I finally get in front of him, way too close, but my back is against a wall and there’s nothing I can do. He scowls at me and barks out a “What?” so I tell him about the limit. 

He scoffs, gives me the finger, and prances out of the store. He comes back about an hour later and starts making rude comments about how stupid I am and how I could have just let him get his one item. He doesn’t seem to be hard of hearing after all. 

My boss has now bought a desk bell that we aggressively ring — it echoes wonderfully in the small store — whenever someone with selective hearing decides to come in and ignore us, be it about masks or the limit. 

It hurts my ears to use it, but with the number of people that stop taking the situation seriously because it’s been so long, it’s amazing to use!

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The Continuing Adventures Of Sir Reginald Von Rufflebuttum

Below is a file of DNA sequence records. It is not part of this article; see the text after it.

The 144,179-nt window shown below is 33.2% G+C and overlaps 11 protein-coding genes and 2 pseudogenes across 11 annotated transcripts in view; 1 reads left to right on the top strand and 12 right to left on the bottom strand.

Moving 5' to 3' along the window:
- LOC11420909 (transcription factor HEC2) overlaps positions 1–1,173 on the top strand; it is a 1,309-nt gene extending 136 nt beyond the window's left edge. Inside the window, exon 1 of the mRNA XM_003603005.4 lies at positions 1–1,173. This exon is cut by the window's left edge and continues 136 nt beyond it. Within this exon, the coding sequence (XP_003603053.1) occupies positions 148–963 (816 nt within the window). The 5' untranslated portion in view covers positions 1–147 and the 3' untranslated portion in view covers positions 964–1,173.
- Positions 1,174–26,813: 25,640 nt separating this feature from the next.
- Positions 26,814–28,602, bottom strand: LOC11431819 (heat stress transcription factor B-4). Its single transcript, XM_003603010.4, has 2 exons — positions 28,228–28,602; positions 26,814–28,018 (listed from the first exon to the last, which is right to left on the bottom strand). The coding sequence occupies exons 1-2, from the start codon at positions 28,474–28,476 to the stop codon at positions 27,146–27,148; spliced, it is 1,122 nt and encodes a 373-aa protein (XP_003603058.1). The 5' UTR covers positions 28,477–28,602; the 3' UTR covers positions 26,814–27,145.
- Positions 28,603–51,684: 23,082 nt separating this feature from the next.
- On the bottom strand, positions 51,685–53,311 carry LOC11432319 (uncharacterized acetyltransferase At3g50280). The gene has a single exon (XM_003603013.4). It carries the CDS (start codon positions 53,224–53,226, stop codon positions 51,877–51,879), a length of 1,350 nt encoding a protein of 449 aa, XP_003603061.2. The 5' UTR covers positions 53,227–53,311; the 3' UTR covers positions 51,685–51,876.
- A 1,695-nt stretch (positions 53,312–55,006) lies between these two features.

, , , , , | Right | September 28, 2020

A coworker of mine is cleaning the reptile habitats in the store. He notices one of the chameleons is starting to get a little big for its habitat, but there’s not much we can do to make it more comfortable as it grows.

Instead, he decides to give it a chance to stretch its legs a little, taking it out of the terrarium and letting it climb around his shirt as he goes about his duties.

I’m on the register and don’t usually get to interact with the animals, so I ask if I can hold it for a while. He brings it over and I let it climb onto my hand.

As I’m letting it crawl along my arms and hands, a woman comes up to check out. I manage to get a hand free to ring her items up, and the chameleon starts climbing across my chest.

I make a comment to my coworker about how the chameleon’s enjoying being able to explore a little, and the woman laughs.

Customer: “He’s thinking, ‘Look at these mountains’!”